June 25, 2007 2:08:34 AM

No you can keep it at 100% but it will make more noise. 40C is very acceptable for a stock cooler.
June 25, 2007 3:11:11 AM

No you can keep it at 100% but it will make more noise. 40C is very acceptable for a stock cooler.

i disagree 40 isnt to great
i gaurentee u it is on wrong...

if u twist the thing with the arrow one way it should let u push the pin in and out, if u twist it the way the arrow points it locks it in place. Play with the heatsink and watch how the lil white point goes up in down . seriously lay on your bed for 15mins and play with the 4 pins see how they work. with a stock cpu cooler i d say u should be hitten 30's in the bios.
June 25, 2007 3:25:17 AM

Alot depends on where you're getting your temps. Typically the bios will read a much lower temp than if you used a program like core-temp. My bios says my CPU is in the lower 30's and core-temp says 40. Also idle will be higher than idle so keep that in mind too.
June 25, 2007 3:36:13 AM

Yeah I know it's not great but it's still ok. Better than the 55-65 he was getting lol. But you're probably right KnowsItAll. I thought that since his fan is not 100% 40C should be ok.

Thx for correcting me :) 
June 25, 2007 4:18:20 AM

I was getting those readings off the BIOS. I have now tweaked the fan settings a little and installed Ubuntu, and the temp is now about 39 Centigrade with Ubuntu running, so I think I am good now. However, I will keep watching it for a while and just replace the hsf if it gives me any more problems.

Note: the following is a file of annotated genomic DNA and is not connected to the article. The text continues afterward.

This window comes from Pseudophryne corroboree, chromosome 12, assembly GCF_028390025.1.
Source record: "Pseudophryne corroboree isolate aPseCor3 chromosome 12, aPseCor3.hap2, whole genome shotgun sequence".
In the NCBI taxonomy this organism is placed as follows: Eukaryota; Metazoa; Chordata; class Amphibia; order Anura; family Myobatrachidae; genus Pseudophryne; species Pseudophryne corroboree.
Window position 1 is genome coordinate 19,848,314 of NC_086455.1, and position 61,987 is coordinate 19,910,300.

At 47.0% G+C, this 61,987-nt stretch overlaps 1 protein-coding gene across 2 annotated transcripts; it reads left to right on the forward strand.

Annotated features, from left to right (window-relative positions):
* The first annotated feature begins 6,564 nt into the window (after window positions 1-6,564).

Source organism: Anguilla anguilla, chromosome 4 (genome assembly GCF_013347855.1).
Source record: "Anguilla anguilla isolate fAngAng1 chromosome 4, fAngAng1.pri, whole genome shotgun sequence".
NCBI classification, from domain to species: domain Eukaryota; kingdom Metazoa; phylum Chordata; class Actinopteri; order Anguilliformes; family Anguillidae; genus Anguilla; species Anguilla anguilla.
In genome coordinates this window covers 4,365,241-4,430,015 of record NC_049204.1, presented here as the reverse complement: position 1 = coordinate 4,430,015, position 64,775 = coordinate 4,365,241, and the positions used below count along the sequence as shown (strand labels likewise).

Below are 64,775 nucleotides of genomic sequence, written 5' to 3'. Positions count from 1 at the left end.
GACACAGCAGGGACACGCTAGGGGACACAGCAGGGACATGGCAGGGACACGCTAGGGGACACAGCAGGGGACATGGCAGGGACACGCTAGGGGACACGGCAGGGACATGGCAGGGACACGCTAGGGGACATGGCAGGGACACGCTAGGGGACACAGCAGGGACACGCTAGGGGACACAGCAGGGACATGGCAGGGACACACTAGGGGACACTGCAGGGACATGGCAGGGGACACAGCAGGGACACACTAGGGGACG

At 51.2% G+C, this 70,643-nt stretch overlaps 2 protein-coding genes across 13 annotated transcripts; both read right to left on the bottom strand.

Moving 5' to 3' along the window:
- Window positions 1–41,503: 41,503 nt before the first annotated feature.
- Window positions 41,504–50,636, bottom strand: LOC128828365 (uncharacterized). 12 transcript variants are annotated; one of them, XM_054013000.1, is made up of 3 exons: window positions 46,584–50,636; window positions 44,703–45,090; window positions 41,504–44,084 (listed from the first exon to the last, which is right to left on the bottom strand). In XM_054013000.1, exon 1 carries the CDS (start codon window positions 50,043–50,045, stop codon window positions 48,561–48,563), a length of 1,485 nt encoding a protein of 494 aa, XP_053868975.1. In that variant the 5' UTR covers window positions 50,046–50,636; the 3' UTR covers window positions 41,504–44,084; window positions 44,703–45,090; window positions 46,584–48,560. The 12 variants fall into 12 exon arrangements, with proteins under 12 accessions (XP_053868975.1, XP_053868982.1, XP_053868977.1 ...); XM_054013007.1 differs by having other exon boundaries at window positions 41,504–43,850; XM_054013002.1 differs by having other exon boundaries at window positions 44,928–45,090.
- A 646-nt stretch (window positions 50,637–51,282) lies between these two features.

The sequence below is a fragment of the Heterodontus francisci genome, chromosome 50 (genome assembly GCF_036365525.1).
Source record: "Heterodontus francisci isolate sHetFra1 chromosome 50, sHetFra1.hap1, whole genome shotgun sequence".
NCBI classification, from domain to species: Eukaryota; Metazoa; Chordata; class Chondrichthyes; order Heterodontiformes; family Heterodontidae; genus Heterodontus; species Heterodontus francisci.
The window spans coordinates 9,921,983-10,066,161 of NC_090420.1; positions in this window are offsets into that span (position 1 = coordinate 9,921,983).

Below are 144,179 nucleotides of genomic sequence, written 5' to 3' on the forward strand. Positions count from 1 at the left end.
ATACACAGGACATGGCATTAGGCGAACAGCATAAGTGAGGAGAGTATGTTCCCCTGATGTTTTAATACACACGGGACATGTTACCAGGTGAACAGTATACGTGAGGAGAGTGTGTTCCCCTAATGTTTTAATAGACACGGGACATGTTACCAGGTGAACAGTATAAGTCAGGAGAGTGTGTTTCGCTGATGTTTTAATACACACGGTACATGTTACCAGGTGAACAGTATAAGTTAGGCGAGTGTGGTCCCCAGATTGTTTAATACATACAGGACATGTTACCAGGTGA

Thanks for the help.
June 25, 2007 4:48:07 AM

I have that cpu in an intel 975xbx2 mobo. I typically see 34c for normal operations. My core temps are 1-29c 2-27c. I monitor with SpeedFan, which is a degree or two off from the intel apps. I have tried a couple different temp apps, and they are all within a degree or two, so if you trust the cpu to give your temps correctly, then I feel it is as close as I am going to get.

I have only a rear fan and psu fan along with the cpu fan. All are @ 100%. If I run TAT, both cores to 100%, I have 2 120mm fans that turn on when cpu gets to 40c. TAT runs for 15minutes, and my max core temps are 1-52c, 2-50c. All fans are @ 100% then.

Just to give you an idea. My average temp in basement is 72F.

I too use the stock cooler, but I did not put Arctic Silver on. If I ever reseat the cpu, I most certainly will though.

June 25, 2007 8:22:37 AM

I also used a small mirror to look right along the top of the motherboard and see what pins were and were not in. Much better than the wiggling it around and guessing strategy I was using before

Are you trying to install the hs, with the mobo mounted in the case?

My advice (and this dropped it ~6 degrees) unscrew it, take it out the case, put in on your knees sidewards so you can see both sides of your mobo and push the pins in proper

Make sure that the black central pin is atleast level with the 2 white bits either side. With it out the case you can push em much harder to get the 3 pins level.

A line of artic silver worked fine for me.